Latent growth curve (LGC) methodology was used to examine trajectories of change over time in self-rated health.16 17 The model assumes a continuum underlying the observed ordinal measures of self-rated health. That is, given a vector y of observed repeated measures, there is a corresponding continuous underlying variable vector y*. The LGC are then estimated for the y* rather than the original y. Latent factors representing the intercept (baseline status) and slope (rate of change) components are extracted from the observations across time. The metric of y* is a Z-score with the mean at zero. Factor loadings of the latent intercept component to all observations are fixed to 1, and the linear slope component is defined by fixing the parameters from 0 (1995) to 6 (2001). The unconditional model is expressed as:(1)(2)(3)
where is the value on the underlying continuum of latent health for individual j at time t; aIj is the intercept for individual j; aSj are individual slopes; and tjt is the time score for individual j at time t. The individual intercepts and slopes are functions of the mean intercept and slopes (aI0 and aS0) and individual random deviations (uIj and uSj).
We first examined the LGC model of linear change in self-rated health in each country with the latent intercept and slope regressed on age (centred on 40 years), a quadratic effect of age and main effects for the social variables (all time-invariant and centred on their within-country means). Social variables were removed from the model if their main effects were not significant in any country. This applied to the effects of education, occupational class and household income on the health slope. As social influences on health may depend on age, we then tested two-way interaction terms with age and the retained social variables one at a time. The final conditional model included main effects for the retained social variables and all age interaction terms that were significant in at least one country. Interactions were retained for the effects of minority status by age and employment status by age effects on the intercept. This model is expressed as:(4)(5)(6)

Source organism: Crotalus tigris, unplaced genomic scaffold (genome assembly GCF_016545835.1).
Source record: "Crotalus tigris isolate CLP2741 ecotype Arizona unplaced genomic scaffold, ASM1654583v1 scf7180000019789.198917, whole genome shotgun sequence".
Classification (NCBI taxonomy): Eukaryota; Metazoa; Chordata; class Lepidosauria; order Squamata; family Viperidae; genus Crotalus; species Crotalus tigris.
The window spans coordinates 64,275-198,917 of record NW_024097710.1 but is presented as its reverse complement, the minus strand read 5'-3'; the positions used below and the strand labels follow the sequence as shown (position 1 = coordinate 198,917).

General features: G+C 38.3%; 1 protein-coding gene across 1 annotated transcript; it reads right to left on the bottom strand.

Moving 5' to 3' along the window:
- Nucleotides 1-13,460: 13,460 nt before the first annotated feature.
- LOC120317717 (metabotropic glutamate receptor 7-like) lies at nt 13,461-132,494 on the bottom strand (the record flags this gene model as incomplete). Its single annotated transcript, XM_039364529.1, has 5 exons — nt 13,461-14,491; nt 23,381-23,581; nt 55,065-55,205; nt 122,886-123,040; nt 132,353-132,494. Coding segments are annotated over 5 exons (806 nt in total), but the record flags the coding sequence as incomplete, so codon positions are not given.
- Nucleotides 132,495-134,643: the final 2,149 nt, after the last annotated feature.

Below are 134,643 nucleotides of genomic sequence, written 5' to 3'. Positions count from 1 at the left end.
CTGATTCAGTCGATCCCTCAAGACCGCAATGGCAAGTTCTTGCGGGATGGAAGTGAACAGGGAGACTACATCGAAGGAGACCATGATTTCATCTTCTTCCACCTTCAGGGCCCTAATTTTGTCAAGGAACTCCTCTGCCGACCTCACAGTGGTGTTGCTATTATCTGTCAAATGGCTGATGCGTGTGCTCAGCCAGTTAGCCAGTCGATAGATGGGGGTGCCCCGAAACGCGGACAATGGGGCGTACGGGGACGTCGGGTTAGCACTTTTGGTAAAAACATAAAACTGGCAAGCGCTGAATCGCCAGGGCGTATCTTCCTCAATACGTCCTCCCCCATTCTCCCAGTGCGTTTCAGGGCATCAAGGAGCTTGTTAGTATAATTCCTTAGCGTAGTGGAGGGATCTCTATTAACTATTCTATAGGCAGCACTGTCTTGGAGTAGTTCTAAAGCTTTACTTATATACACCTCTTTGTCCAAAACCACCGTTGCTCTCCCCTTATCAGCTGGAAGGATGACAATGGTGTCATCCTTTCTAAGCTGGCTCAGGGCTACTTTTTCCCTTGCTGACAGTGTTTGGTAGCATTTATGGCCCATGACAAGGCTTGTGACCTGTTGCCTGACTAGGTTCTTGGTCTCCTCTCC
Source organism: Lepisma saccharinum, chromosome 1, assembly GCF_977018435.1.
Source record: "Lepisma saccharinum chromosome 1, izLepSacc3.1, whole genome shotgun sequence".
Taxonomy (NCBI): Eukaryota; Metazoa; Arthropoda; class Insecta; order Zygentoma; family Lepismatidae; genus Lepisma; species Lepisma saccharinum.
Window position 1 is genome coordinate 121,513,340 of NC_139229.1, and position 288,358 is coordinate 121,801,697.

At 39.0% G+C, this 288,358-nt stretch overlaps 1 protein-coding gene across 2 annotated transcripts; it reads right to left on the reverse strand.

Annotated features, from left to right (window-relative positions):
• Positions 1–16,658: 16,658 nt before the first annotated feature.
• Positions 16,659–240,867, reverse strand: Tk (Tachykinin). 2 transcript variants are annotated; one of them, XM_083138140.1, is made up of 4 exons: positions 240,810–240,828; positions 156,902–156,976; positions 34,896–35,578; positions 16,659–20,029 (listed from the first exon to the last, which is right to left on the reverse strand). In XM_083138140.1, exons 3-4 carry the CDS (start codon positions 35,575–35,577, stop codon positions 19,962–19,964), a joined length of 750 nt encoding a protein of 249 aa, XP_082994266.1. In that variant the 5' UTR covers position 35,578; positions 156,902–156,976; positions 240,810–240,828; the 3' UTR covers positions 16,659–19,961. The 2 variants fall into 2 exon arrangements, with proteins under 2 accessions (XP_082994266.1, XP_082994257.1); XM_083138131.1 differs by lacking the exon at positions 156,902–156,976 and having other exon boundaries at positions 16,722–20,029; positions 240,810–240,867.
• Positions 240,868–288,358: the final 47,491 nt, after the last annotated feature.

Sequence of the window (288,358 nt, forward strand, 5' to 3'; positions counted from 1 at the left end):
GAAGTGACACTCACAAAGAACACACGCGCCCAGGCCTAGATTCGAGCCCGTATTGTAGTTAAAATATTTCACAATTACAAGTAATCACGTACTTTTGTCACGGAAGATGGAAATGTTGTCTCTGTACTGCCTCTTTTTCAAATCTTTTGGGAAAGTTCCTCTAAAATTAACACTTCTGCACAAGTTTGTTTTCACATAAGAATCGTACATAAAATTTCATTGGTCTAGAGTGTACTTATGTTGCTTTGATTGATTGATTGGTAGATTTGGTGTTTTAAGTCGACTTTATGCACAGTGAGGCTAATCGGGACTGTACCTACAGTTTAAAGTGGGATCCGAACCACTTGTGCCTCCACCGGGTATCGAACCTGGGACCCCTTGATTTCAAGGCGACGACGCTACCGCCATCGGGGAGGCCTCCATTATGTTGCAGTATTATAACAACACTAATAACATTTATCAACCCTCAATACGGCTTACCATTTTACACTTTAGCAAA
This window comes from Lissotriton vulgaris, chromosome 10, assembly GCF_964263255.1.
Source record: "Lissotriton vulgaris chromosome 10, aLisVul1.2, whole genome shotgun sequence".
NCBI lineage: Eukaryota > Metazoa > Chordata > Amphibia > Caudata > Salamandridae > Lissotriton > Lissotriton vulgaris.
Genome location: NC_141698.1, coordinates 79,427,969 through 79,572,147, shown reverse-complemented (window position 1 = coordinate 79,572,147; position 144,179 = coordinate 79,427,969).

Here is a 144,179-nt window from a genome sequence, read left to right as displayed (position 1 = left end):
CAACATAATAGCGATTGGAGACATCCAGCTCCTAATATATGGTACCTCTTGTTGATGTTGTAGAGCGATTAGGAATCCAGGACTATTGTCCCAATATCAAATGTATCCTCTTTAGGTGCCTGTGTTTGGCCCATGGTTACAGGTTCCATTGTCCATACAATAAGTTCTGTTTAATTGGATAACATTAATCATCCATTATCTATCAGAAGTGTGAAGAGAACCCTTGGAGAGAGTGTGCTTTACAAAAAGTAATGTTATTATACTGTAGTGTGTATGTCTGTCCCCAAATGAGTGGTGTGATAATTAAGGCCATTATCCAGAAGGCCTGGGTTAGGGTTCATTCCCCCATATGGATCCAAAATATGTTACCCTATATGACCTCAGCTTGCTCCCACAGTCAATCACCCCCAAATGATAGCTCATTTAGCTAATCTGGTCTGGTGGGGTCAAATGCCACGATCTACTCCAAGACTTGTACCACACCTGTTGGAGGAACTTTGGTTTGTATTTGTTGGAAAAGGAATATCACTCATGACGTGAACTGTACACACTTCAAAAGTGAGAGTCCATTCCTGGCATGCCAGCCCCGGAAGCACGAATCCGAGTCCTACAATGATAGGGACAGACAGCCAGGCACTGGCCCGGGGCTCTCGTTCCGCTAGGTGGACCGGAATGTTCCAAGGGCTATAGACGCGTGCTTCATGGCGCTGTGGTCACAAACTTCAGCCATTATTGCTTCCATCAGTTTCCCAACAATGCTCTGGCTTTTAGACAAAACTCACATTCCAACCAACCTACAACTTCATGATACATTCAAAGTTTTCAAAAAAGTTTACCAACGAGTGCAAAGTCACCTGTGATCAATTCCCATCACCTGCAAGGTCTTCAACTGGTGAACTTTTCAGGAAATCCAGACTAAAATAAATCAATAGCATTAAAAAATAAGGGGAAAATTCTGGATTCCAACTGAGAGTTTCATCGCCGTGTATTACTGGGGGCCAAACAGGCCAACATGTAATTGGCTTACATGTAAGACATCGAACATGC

Definitions are as for equations (1)–(3). The intercept and slopes are also functions of baseline factors x (x1=age; x2=age2; x3=female; x4=minority; x5=single; x6=formerly partnered; x7=lower secondary education; x8=upper secondary education; x9=unemployed; x10=out of the labour force; x11=routine occupational class; x12=missing occupational class; x13=household income).
The growth curve models were estimated in Mplus version 5.1,18 using the weighted least squares estimator with mean and variance adjusted χ2 statistic, which computes parameter estimates on the basis of all available data, including the incomplete cases. Inverse probability weights accounted for differential sampling in the four surveys, and standard errors were adjusted for the clustered sample design in the USA, Britain and Germany (direct single-stage sampling was used in Denmark).
Ageing-vector graphs are presented to illustrate graphically the level of self-rated health in each country at baseline and the direction and amount of change throughout the age range of our samples. Ageing-vector graphs reveal age and cohort trends in self-rated health over the 7-year period and any age by cohort interactions.19 The ageing-vector graphs were fitted using Stata 10.2.